Can Low Iron Levels Contribute To Hair Loss?

Iron deficiency is a common problem that occurs when there is a lack of healthy red blood cells to carry oxygen to the body's tissue. If you are lacking iron in your diet and body, you likely aren't producing enough red blood cells to keep your body fully oxygenated, which causes iron deficiency anemia.

Some common reasons for developing iron deficiency anemia are heavy menstrual periods, bleeding in your GI or urinary tract, blood loss stemming from surgery or injury, or frequent blood donations or testing. Issues such as Crohn's disease, celiac disease, inflammatory bowel disease, and genetic disorders may also stop your body from properly absorbing iron.

This can leave you feeling fatigued and weak. Other symptoms include physical symptoms such as headaches, sore tongue, chest pain, shortness of breath, brittle nails, shortness of breath, dizziness, fast heartbeat, and cold hands and feet. Other signs that you may be suffering from an iron deficiency are craving strange substances like dirt, starch, paint, or clay. Pale skin, bruises, and chills are also symptoms of iron deficiency. Another big issue that some people experience from lack of iron is hair loss.

How iron deficiency impacts your hair

There are many reasons for hair loss, including illness, genetics, wearing tight hairstyles, hormone issues, stress, diet, and more. However, one reason your hair could be thinning may be due to an iron deficiency. In fact, the problem is so common that it's one of the first things that doctors test for when looking for reasons behind hair loss. "One of the first steps in diagnosing any hair loss or thinning in my practice involves checking ferritin or iron levels in the blood," dermatologist Dr. Vladyslava Doktor told Byrdie. "Iron deficiency that causes anemia can directly affect hair growth and thinning."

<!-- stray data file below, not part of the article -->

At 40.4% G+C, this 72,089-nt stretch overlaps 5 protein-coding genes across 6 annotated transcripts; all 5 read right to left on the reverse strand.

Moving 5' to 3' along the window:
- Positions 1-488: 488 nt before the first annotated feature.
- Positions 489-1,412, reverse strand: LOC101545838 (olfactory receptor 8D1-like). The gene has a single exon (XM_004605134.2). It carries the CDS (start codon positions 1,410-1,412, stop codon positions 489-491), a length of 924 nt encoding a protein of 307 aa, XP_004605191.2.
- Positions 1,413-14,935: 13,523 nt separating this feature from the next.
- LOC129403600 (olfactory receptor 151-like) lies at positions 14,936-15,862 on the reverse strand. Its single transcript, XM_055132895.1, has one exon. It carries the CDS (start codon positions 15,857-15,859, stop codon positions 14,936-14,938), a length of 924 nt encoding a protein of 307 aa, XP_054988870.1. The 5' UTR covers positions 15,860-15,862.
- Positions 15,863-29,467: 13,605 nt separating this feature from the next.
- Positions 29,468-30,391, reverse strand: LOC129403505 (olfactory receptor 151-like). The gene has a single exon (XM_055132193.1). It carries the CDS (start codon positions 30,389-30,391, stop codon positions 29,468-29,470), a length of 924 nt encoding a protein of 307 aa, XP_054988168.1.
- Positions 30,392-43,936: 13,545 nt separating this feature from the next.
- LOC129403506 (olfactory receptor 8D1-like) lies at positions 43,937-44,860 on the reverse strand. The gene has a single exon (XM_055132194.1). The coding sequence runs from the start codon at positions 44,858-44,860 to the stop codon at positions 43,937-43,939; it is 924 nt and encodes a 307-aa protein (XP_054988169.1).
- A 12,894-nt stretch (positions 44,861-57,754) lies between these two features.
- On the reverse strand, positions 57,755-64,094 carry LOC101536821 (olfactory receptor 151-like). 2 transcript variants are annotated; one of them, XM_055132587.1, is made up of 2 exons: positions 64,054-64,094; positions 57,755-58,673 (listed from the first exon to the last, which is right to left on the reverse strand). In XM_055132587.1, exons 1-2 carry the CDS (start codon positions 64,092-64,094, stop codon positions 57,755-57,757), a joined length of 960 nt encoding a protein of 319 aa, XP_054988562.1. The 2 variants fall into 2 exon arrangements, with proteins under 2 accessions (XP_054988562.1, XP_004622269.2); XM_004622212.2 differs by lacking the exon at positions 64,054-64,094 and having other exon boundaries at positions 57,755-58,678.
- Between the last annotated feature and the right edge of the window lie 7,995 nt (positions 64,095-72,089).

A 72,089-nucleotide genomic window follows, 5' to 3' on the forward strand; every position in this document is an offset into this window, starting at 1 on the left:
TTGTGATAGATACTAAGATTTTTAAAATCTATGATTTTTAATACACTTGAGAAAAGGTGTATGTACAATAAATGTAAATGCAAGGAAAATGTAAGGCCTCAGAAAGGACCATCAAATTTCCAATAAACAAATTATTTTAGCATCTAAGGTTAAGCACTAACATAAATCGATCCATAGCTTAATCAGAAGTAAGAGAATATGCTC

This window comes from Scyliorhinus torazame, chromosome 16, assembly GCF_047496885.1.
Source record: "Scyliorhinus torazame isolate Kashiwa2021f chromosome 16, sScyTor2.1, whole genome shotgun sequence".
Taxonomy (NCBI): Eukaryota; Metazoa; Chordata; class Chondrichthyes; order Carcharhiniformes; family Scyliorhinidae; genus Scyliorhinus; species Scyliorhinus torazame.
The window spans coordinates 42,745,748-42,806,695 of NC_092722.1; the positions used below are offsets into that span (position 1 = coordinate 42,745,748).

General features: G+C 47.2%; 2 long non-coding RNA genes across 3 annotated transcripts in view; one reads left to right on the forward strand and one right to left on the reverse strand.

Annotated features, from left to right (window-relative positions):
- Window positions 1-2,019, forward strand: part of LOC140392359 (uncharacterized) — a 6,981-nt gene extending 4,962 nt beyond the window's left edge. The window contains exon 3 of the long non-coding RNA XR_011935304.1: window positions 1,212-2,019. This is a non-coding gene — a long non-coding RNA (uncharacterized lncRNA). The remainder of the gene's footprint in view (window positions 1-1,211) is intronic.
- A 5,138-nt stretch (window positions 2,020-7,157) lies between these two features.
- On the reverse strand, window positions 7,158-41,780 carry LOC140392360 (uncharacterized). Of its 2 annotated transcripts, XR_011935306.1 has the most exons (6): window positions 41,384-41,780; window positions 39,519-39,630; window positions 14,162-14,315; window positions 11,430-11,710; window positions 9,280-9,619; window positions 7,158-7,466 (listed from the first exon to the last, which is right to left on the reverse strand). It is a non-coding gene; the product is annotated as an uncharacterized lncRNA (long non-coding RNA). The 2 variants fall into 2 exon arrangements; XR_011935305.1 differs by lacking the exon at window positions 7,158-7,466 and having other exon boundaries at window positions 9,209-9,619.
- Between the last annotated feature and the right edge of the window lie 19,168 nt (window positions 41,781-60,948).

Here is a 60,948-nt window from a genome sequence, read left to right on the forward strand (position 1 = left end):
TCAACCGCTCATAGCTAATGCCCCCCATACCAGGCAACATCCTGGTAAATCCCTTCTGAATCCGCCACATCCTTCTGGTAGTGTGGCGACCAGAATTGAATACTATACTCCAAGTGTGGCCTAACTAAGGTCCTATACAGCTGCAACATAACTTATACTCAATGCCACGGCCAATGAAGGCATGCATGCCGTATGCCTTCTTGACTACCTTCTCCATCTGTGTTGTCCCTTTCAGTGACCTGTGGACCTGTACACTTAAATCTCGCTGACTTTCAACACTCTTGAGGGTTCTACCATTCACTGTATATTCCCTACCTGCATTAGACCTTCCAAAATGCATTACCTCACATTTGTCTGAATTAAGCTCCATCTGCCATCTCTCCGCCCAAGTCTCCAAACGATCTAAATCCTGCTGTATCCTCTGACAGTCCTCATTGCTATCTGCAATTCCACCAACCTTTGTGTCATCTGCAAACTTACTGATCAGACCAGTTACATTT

To begin treating iron deficiency hair loss, you'll likely have to undergo blood tests and figure out the reason for your iron deficiency. "There are some studies revealing the importance of iron for hair shaft integrity, meaning the strength and thickness of the hair," dermatologist Dr. Rina Weimann said. "Low iron levels may be linked to brittle hair and frequent hair breakage."

Thinning hair, especially if connected to any other iron deficiency anemia symptoms, should be brought to the attention of your doctor so that a treatment plan can be put in place for getting your iron levels and your hair health back on track.

How to increase your iron levels

Treating iron deficiency depends on the severity of the case. However, for many, it can be as simple as adding more iron into their daily lives. One way this can be done is by taking iron supplements that will help give you the boost of iron you need in your blood. These supplements should be taken on an empty stomach to best be absorbed by the body, and will likely need to be used for an extended period of time. Adding vitamin C along with iron may also help you absorb the supplement. So opt for a glass of orange juice when taking the pill.

Another way to get more iron into your body is by changing your diet. There are many ways to add iron to your food intake, and that starts with eating foods that are rich in iron such as red meat, dried fruit, nuts, dark leafy greens, and foods like cereal that are fortified with iron. Cooking with cast-iron cookware can also help you boost your iron levels, as it allows small traces of iron into your food and can improve your levels.

Treating the cause of your iron deficiency should be a top priority, as well as taking the steps to give yourself more of the natural mineral to aid in a healthier and happier life.